View this table:
Table 2

Range of treatments given within each category of intellectual disability

The therapy resulted in a positive outcome in the majority of cases (79%) and most patients in each level of severity of intellectual disability had a positive outcome (Table 3). Only in seven cases (10%) was a negative outcome or no improvement at all reported; 20 patients (28%) required continuation/maintenance ECT and 51 (71%) required medication during the follow-up. One patient also received occupational and art therapy after she completed her ECT treatment.

View this table:
Table 3

Outcome of electroconvulsive therapy in the sample

Despite the large number of apparent successes, there were also a large number of relapses: 23 patients (32%) experienced at least one relapse following the reported course of ECT and 16 of those patients required further ECT treatments.


Complications following ECT arose in nine cases (12%) and included: transient mild memory impairment,12 drowsiness for 24 h,35 delirium in a man with autism receiving ECT for severe depression, catatonia and self-injury,40 and ‘flat facial expression’ after four treatments that resolved spontaneously 3 weeks later.35 Several studies reported an increase in agitation, both in the postictal state23 and following several treatments.35 One patient, who had underlying chronic obstructive pulmonary disease, became agitated and hypoxic, requiring nebulisations of albuterol and beclomethasone.2 Seizures were noted in two cases, one of a person having two fits (not described) following an ECT session,1 and another of a male with moderate intellectual disability who developed non-convulsive status epilepticus after his ninth ECT session for catatonic psychosis.26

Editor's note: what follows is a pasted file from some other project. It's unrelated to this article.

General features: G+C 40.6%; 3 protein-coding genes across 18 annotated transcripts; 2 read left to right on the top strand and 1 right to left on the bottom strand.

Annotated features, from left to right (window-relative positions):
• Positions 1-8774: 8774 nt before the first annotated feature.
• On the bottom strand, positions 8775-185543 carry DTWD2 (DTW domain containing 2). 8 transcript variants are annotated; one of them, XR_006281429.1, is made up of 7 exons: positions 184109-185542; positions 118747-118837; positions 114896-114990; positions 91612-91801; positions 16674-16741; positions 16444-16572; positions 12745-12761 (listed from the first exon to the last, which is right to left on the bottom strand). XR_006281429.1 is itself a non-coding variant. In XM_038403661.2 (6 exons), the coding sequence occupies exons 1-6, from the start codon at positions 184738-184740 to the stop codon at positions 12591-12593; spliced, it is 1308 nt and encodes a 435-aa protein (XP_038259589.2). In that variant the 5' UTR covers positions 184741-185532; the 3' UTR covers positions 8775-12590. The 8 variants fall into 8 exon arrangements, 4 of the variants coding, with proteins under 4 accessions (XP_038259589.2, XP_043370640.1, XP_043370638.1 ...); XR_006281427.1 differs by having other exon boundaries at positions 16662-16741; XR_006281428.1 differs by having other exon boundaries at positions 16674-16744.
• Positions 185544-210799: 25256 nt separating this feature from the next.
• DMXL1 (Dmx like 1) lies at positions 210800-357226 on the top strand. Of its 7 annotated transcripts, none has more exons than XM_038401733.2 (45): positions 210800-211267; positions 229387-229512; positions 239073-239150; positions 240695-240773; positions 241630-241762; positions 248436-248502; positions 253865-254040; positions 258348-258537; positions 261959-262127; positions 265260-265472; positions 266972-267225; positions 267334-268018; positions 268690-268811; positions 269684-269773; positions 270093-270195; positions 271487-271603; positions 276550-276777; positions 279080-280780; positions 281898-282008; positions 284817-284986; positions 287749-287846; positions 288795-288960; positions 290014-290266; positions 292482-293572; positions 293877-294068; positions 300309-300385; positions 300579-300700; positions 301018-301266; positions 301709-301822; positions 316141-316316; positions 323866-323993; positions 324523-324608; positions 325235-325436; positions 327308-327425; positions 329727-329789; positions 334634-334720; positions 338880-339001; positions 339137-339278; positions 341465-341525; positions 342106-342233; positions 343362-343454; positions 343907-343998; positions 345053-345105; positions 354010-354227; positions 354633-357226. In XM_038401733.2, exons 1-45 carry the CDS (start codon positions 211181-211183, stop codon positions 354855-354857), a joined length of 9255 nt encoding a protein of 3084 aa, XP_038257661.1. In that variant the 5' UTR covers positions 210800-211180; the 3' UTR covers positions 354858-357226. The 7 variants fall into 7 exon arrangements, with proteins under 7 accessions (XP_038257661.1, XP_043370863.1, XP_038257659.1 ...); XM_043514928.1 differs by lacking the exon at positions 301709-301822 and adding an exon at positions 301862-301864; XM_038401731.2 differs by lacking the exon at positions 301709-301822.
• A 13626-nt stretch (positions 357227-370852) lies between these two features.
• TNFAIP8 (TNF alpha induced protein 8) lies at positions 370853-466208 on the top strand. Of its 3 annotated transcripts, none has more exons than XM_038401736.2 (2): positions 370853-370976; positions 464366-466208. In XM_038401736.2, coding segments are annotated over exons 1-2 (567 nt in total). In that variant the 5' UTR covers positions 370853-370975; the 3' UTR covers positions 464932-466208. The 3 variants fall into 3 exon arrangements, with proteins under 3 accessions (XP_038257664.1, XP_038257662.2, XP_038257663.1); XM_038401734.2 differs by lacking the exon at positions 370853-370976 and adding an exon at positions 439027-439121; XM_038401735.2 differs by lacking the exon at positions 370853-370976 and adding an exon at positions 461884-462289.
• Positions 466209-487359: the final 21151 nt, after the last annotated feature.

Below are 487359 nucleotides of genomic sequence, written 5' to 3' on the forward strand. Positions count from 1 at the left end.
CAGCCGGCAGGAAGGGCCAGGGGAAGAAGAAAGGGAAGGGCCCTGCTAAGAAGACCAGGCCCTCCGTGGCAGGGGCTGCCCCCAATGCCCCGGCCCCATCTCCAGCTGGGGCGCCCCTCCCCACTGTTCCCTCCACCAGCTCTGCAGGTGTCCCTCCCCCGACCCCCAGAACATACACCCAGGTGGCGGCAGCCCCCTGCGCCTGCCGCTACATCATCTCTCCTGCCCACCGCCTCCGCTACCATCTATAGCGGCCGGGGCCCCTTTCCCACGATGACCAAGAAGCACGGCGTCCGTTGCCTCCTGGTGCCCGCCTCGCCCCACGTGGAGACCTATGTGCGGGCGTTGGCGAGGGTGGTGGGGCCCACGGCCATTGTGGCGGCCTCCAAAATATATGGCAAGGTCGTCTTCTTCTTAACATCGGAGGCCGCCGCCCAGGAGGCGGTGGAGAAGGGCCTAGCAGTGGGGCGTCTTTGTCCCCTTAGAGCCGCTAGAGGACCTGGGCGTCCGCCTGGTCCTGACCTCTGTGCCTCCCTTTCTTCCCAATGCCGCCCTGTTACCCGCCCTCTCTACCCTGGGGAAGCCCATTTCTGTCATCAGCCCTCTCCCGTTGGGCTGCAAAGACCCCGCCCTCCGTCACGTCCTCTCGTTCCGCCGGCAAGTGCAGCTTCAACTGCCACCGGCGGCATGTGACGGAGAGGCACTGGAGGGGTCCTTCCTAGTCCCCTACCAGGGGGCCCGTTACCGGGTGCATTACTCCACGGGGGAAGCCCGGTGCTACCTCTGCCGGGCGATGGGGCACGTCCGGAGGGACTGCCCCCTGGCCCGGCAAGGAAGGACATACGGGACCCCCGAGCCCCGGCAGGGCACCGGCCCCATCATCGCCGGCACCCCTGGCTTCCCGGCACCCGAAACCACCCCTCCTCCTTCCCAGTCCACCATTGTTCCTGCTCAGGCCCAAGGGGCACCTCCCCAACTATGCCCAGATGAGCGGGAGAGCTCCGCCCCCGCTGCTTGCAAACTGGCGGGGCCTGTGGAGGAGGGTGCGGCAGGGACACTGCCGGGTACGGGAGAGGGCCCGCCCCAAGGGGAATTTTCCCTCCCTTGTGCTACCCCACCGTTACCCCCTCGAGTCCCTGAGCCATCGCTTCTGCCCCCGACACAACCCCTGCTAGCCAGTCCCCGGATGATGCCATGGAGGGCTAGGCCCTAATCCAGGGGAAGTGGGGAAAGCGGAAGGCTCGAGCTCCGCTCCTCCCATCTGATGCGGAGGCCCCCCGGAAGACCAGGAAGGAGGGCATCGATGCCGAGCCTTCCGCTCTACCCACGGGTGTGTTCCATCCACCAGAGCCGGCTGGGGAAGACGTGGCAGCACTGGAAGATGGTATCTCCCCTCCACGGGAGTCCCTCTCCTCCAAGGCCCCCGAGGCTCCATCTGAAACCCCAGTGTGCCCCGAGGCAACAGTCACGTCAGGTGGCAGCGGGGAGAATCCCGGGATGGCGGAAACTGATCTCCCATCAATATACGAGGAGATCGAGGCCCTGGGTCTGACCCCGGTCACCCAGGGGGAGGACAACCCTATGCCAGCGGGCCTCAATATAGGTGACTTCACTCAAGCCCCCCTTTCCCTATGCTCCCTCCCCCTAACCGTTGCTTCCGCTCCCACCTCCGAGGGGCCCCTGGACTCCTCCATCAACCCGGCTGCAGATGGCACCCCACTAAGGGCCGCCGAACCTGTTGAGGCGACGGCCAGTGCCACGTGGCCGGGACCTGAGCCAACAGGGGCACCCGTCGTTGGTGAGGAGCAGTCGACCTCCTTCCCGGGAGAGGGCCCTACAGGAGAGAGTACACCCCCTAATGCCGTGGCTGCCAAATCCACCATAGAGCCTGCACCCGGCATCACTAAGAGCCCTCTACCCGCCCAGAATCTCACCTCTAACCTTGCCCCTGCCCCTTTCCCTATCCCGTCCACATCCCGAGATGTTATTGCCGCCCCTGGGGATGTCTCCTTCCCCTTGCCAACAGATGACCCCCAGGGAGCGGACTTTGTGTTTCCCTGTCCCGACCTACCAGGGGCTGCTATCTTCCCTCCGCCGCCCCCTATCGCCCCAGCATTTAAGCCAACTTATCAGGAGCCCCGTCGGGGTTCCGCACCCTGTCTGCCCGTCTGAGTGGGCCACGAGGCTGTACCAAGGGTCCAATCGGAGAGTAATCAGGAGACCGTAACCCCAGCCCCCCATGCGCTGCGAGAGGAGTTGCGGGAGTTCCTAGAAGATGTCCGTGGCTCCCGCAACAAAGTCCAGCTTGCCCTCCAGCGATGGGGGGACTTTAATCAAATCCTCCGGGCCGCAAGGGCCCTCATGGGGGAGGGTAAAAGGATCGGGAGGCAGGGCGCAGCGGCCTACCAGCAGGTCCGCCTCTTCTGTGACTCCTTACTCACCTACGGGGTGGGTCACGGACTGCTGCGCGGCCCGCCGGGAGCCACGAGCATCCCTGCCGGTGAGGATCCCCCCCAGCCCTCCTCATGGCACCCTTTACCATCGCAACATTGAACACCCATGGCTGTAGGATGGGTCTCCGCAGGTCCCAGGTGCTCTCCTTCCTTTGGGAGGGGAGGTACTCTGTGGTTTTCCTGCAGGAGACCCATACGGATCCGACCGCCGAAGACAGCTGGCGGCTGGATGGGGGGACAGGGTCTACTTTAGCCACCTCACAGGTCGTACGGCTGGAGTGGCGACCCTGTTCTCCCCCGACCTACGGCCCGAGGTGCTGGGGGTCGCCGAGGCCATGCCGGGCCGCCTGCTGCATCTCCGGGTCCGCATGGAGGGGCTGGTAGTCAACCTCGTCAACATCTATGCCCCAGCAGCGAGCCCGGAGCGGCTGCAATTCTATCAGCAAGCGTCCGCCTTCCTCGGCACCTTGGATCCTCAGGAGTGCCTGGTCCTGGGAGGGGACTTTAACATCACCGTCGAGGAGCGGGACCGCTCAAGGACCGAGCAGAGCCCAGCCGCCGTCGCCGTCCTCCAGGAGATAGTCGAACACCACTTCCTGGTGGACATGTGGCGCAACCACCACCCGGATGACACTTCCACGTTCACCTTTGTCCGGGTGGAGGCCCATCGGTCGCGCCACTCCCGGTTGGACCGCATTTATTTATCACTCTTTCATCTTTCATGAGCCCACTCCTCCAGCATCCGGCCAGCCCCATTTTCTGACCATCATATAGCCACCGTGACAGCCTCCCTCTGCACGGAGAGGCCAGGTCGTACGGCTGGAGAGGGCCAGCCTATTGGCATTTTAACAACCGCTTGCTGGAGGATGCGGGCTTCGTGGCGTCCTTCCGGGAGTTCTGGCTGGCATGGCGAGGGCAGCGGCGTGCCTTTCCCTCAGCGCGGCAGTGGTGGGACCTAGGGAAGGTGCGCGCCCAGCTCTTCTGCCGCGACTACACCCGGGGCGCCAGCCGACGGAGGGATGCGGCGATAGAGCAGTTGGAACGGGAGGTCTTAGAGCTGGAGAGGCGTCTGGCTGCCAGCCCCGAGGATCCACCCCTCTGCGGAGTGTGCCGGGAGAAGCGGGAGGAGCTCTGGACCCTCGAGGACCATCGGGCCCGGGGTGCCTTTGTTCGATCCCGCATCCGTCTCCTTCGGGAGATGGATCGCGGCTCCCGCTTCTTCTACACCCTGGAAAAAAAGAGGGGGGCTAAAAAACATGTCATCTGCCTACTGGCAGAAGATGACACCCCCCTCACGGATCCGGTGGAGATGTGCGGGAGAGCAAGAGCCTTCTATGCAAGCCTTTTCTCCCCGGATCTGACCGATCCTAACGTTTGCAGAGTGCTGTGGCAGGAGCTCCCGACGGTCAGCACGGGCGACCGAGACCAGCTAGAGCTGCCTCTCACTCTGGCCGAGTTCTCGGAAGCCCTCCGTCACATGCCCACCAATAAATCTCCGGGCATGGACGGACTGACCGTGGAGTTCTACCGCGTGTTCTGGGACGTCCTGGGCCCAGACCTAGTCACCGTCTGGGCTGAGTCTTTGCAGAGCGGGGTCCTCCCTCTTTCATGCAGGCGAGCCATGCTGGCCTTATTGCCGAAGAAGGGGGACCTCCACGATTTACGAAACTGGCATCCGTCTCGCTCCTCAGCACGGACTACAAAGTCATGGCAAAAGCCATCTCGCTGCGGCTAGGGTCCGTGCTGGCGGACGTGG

Objective measurements of outcome used

Two retrospective chart review studies that objectively measured the outcome of ECT using standardised rating scales were also found in the literature. Out of the total 72 cases, 10 had been reviewed retrospectively by Friedlander & Solomons,35 who assessed the outcome of ECT using the Clinical Global Impressions (CGI) scale. Out of the 10 patients they reviewed, 7 had ‘much improved or very much improved’, indicated by a CGI score of either 1 or 2, and this improvement was ‘rapid and dramatic’. The remaining three patients had an ‘equivocal response’, indicated by a CGI score of 3 or 4. None of the patients deteriorated during the course of treatment.